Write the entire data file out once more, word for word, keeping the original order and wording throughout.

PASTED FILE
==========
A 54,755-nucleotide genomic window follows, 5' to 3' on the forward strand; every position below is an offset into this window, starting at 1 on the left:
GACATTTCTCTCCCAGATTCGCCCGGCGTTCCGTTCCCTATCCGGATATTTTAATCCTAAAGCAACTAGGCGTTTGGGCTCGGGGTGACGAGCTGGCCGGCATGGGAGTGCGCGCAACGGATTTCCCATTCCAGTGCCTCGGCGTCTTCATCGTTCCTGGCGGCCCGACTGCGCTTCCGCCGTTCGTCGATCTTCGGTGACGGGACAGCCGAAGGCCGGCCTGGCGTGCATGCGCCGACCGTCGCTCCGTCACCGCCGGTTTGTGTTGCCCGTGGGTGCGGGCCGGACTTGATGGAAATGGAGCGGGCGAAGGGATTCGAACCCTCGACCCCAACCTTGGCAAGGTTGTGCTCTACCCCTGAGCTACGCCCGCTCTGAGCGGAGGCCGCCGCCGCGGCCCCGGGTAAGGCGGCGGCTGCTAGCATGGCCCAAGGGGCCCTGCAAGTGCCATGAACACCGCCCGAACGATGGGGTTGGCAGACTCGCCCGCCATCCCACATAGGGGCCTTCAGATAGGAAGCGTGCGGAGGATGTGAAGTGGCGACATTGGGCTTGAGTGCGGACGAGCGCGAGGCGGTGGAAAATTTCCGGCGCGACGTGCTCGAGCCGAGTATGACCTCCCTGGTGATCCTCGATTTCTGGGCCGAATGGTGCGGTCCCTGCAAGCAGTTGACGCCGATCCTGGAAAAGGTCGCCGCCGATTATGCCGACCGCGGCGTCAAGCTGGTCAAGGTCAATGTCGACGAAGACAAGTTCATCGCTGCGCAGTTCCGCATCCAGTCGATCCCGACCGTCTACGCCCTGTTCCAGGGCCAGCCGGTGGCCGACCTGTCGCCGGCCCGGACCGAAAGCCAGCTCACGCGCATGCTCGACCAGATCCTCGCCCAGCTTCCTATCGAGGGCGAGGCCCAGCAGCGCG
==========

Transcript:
A 54,755-nucleotide genomic window follows, 5' to 3' on the forward strand; every position below is an offset into this window, starting at 1 on the left:
GACATTTCTCTCCCAGATTCGCCCGGCGTTCCGTTCCCTATCCGGATATTTTAATCCTAAAGCAACTAGGCGTTTGGGCTCGGGGTGACGAGCTGGCCGGCATGGGAGTGCGCGCAACGGATTTCCCATTCCAGTGCCTCGGCGTCTTCATCGTTCCTGGCGGCCCGACTGCGCTTCCGCCGTTCGTCGATCTTCGGTGACGGGACAGCCGAAGGCCGGCCTGGCGTGCATGCGCCGACCGTCGCTCCGTCACCGCCGGTTTGTGTTGCCCGTGGGTGCGGGCCGGACTTGATGGAAATGGAGCGGGCGAAGGGATTCGAACCCTCGACCCCAACCTTGGCAAGGTTGTGCTCTACCCCTGAGCTACGCCCGCTCTGAGCGGAGGCCGCCGCCGCGGCCCCGGGTAAGGCGGCGGCTGCTAGCATGGCCCAAGGGGCCCTGCAAGTGCCATGAACACCGCCCGAACGATGGGGTTGGCAGACTCGCCCGCCATCCCACATAGGGGCCTTCAGATAGGAAGCGTGCGGAGGATGTGAAGTGGCGACATTGGGCTTGAGTGCGGACGAGCGCGAGGCGGTGGAAAATTTCCGGCGCGACGTGCTCGAGCCGAGTATGACCTCCCTGGTGATCCTCGATTTCTGGGCCGAATGGTGCGGTCCCTGCAAGCAGTTGACGCCGATCCTGGAAAAGGTCGCCGCCGATTATGCCGACCGCGGCGTCAAGCTGGTCAAGGTCAATGTCGACGAAGACAAGTTCATCGCTGCGCAGTTCCGCATCCAGTCGATCCCGACCGTCTACGCCCTGTTCCAGGGCCAGCCGGTGGCCGACCTGTCGCCGGCCCGGACCGAAAGCCAGCTCACGCGCATGCTCGACCAGATCCTCGCCCAGCTTCCTATCGAGGGCGAGGCCCAGCAGCGCG